This is a common problem when animating images with a lot of detail in any software. You need to apply a small amount of Blur: Low Pass Some tools automatically perform something like this in their canned slow pan/zoom effects but not Shotcut.
suggest a problem with MLT
It is using a MLT-native effect, but I hesitate to call it a bug. The first use of Rotate & Scale utilizes the the full resolution of the source. The second use of it must use the output of the first filter, and that will not be good. Libavfilter and zoompan does not offer keyframed animation.
Via the Ubuntu Snap Store. Please have a look at the screenshot below.
I tried that one out, one with a value of 4.0 and one with the default value of 20.0.
With 4.0 I still can see a lot of jitter, while with 20.0 the blur is really strong and there’s still some jitter in the strongest details.
I understand that using two Rotate & Scale instances is a bad idea when you can do everything with one instance. That was clearly an mistake on my side. However, what I don’t understand is, why ffmpeg produces a jitter free, crisp sharp output while MLT does not?
My suggestion was to use Sharpen, Amount < 50% before the Rotate & Scale or Size and Position.
I am having trouble to reproduce as bad a case as yours with my photos. Mine tend to be lower res (~4000x3000) and denoised a little via JPEG. Do you care to make one of your pics available for me and others to experiment?
I looking into libasvfilter zoom pan. It uses libswscale, which is a simple 2D scaler. MLT uses libswscale for inherent scaling, but Rotate & Scale and Size and Position are using an affine transform. Might be related to that
Hi, sorry for the late reply, I’ve been out and offline.
Well, then I prefer that over the jitter. It’s less worse in my eyes (subjective of course).
Even if I had the time to dig into the code I still lack domain specific knowledge.
I tried that out and it improves things a bit, but the problem is still there.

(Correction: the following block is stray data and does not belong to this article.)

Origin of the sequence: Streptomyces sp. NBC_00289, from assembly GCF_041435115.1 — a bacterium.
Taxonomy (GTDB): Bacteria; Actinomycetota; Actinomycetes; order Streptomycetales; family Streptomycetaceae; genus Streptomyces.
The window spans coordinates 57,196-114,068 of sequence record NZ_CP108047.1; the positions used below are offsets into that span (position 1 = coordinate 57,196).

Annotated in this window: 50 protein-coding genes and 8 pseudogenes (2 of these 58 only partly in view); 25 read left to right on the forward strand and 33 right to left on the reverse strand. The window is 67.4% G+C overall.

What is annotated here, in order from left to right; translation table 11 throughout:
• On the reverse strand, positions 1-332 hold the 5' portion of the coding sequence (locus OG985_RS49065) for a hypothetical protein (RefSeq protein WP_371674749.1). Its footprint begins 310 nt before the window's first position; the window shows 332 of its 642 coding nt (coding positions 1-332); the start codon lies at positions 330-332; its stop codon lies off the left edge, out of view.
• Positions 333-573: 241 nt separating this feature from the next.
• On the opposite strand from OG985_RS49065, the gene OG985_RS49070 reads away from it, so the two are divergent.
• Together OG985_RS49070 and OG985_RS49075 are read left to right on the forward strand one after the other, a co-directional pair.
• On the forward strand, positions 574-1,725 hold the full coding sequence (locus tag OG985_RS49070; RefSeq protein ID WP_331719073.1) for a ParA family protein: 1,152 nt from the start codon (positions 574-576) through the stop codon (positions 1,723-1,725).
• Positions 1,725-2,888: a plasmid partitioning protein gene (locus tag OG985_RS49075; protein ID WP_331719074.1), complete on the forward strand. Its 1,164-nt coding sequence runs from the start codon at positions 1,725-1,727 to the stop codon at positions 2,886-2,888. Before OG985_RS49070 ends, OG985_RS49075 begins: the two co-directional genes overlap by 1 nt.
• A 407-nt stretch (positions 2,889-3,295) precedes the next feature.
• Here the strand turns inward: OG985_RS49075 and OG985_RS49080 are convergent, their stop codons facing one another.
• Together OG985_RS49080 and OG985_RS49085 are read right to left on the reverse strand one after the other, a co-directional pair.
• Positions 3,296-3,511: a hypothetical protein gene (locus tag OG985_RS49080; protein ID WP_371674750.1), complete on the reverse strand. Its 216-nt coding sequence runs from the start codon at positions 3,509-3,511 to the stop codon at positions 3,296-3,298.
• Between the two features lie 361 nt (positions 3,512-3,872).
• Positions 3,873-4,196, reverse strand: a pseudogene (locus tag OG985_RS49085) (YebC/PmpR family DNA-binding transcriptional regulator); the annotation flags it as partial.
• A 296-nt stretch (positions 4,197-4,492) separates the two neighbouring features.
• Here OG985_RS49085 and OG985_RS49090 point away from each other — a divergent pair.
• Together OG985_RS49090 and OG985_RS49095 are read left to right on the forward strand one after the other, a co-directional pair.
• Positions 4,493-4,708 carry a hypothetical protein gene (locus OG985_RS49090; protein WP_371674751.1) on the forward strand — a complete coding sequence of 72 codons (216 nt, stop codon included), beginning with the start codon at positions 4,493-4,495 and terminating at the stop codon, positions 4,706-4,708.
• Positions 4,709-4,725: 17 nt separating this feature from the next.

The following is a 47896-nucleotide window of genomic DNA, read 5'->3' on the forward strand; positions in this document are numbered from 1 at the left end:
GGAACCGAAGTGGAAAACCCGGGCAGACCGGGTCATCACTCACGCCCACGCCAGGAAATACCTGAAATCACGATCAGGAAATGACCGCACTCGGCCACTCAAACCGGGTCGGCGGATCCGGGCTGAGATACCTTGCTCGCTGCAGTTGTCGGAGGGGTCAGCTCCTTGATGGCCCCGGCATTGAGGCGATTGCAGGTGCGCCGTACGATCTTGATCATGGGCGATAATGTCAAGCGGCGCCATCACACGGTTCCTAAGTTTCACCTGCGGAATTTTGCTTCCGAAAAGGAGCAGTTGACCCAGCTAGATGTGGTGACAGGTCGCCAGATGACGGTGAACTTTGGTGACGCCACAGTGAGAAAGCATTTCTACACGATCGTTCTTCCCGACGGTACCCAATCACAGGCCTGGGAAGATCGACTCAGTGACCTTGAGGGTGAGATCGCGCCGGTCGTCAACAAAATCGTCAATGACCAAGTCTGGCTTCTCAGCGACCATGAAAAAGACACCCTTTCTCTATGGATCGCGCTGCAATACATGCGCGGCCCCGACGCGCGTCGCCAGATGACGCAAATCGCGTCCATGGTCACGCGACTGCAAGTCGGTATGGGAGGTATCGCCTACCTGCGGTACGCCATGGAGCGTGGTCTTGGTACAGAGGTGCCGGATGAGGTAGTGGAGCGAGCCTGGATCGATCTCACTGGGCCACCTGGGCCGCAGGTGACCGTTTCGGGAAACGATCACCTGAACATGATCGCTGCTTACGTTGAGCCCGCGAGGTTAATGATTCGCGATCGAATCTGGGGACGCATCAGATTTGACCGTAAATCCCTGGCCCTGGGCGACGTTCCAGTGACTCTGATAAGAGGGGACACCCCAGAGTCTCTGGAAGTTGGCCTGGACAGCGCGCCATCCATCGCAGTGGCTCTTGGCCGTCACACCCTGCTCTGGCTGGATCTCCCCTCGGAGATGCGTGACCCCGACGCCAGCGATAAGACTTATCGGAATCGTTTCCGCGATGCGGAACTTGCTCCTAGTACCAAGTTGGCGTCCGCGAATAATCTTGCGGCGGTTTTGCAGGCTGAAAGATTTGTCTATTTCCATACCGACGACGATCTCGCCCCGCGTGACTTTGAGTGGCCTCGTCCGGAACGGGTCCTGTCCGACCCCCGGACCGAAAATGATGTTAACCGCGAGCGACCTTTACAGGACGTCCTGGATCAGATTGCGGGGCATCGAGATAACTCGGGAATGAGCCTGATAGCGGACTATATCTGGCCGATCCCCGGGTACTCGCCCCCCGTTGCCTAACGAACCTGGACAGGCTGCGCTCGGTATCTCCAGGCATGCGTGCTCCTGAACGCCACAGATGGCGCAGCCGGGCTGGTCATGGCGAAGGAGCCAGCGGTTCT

However, after turning off Sharpening in my RAW converter, it improved once more.
Here’s one thing I noticed after playing with Rotate & Scale a bit more: Panning does not cause jitter, but Zooming does. It does not play a role whether I zoom out or in, as soon as I simply zoom (without panning) there’s jitter. If I just pan without zooming there’s no jitter.
frame_0000_no_sharpen.tif - RAW export without Sharpen frame_0000_pre_sharpen.tif - RAW export with Sharpen timelapse_no_sharpen_huffyuv_3s.mkv - 3 seconds of HUFFYUV (lossless) video encoded from frames without Sharpen timelapse_pre_sharpen_huffyuv_3s.mkv - 3 seconds of HUFFYUV (lossless) video encoded from frames with Sharpen
The TIFs are each ~200MB. The video files ~5GB. Please give me a short notice when you’ve downloaded them, because they take up a substantial bit of my Google Drive allowance.
I did notice the better quality of the ffmpeg panzoom animation when I played the video fullscreen. I saw the moire effect while playing smaller size embedded in the page. This downscaled playback is yet another example of how high detail/frequency interacts with scaling during animation.
I have downloaded the files you provided. You can remove them now;.
One thing to note is that a sharpen routine does increase the frequency around edges and existing detail, which will contribute to this.